MEXICO - Industry
General Director, Grupo Galas Janel
Antonio Nacif Kuri started working for Janel at age 19. He holds a degree in business administration from Anahuac University in Mexico City, as well as a master’s degree in finance from Tulane University. Antonio currently serves on the board of directors of several manufacturing firms in Mexico such as Grupo Galas-Janel, Artes Graficas Unidas, Grupo Convertidor Industrial, and Productos Dorel.
We were one of the suppliers of Galas at that time, so with that purchase, we completed an integrated line of production. We do everything ourselves, and manage to serve Bimbo, as well as Procter & Gamble, Unilever, Grupo Modelo, and Heineken.
They are about the same size, and are integrated. All of our production lines are integrated from plastic pallets to finished products. We have adhesive tapes for industrial purposes, and also for commercial use. On this side of the business, our biggest customers are the retailers Wal-Mart, Chedraui, Soriana, and Office Max.
The level of sophistication of the consumer in Mexico is developing, and in general has been evolving considerably over the past decade. For Christmas products, the level of sophistication is amazing. They want artificial trees that are almost exactly like a real tree, and you can really compare it to any country in Europe or the US in terms of products and the desires of consumers.
It is an acquisition of a US company, and I am hoping it will take place in 2015. Production in 2013 was around 680,000 Christmas trees, but I believe we have improved on this in 2014, and have reached closer to 800,000. Out of our 20,000 SKUs, half of them are Christmas trees and decoration articles. As a group, 18% of our revenue comes from Christmas, which is a lot. Five customers make 7% of those sales.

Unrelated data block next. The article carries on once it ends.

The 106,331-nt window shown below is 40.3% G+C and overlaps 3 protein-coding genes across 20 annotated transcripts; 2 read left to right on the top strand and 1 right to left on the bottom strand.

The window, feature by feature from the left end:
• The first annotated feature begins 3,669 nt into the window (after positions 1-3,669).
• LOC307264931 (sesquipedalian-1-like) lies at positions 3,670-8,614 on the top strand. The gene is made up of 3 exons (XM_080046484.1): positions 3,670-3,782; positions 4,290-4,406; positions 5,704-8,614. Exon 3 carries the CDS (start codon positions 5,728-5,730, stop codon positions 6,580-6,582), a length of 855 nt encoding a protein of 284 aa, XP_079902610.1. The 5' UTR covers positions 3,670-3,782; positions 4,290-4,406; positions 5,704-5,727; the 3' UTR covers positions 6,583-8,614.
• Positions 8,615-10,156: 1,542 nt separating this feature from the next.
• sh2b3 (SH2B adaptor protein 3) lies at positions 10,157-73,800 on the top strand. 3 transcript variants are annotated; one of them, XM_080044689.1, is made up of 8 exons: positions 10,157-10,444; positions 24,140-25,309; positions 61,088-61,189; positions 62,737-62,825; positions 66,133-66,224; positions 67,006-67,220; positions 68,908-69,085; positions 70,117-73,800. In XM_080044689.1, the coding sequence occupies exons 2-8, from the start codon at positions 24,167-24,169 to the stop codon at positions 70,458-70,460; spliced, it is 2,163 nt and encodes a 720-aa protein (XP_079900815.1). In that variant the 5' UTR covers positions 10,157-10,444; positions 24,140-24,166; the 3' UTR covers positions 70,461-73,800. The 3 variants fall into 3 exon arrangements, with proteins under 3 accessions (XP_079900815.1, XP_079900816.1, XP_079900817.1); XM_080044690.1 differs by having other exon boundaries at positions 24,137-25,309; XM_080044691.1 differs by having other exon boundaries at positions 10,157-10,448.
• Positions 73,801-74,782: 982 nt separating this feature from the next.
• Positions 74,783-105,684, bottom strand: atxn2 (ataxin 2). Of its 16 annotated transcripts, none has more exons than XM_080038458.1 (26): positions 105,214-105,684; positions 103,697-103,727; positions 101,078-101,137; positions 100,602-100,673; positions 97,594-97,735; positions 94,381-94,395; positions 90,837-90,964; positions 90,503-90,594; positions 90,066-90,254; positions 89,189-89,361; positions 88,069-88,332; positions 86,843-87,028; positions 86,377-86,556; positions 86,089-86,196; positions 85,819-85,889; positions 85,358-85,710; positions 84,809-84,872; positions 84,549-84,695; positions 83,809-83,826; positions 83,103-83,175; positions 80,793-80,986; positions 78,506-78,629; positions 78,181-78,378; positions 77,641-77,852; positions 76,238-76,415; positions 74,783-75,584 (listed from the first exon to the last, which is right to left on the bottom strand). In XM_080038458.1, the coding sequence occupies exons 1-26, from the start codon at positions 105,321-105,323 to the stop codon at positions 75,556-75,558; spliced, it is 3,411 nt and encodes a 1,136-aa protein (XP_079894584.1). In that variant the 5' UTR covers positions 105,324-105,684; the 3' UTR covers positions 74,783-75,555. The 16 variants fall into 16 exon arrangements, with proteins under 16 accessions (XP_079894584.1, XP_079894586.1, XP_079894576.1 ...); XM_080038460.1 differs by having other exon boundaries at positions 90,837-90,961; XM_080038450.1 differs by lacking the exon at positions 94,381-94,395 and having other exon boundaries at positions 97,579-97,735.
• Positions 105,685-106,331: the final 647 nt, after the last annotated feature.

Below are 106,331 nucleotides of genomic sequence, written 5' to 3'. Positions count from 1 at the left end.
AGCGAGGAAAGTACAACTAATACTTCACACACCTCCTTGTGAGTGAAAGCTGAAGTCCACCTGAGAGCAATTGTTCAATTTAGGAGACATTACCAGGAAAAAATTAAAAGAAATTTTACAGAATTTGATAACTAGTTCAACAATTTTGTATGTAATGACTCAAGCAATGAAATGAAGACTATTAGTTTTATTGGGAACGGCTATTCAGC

We have several products in the plastic and in the packaging side of the business that are biodegradable. Around 99% of our production in Mexico is done at the eight production facilities we have in Mexico City, Toluca, and Monterrey.
In 2014, we launched around 200 new products and stopped between 100 and 150. We have 17 graphic designers who constantly come up with new products, as we understand that we have to innovate regularly.
Pricing remains the most significant challenge we face in doing this. In entering the US market, you are setting yourself up for direct competition with Chinese firms. In our segment, China is getting more competitive in terms of quality. However, our products have always been high quality, so this is not too much of an issue; the problem is related to rising expenses. Shipping our products from Asia is difficult, and it is also risky as you can only sell these products for two or three weeks of the year, so if something goes wrong, the risk is relatively high.
As a group, we export about 15% of the total. Our biggest exports are tapes and sticky notes. For now, most of our production is domestic. However, from now on we will be focusing on exports because the internal market in Mexico is not growing. Over the past couple of years, growth in the Mexican market has been between 2% and 3%, and this is not enough for us. We need to expand to other countries.
We are planning for a growth in exports, and an expanded presence in other countries through acquisitions in the US and the EU. Our strategy involves the establishment of distribution centers in Europe. Our main goal is to promote growth and our international presence.
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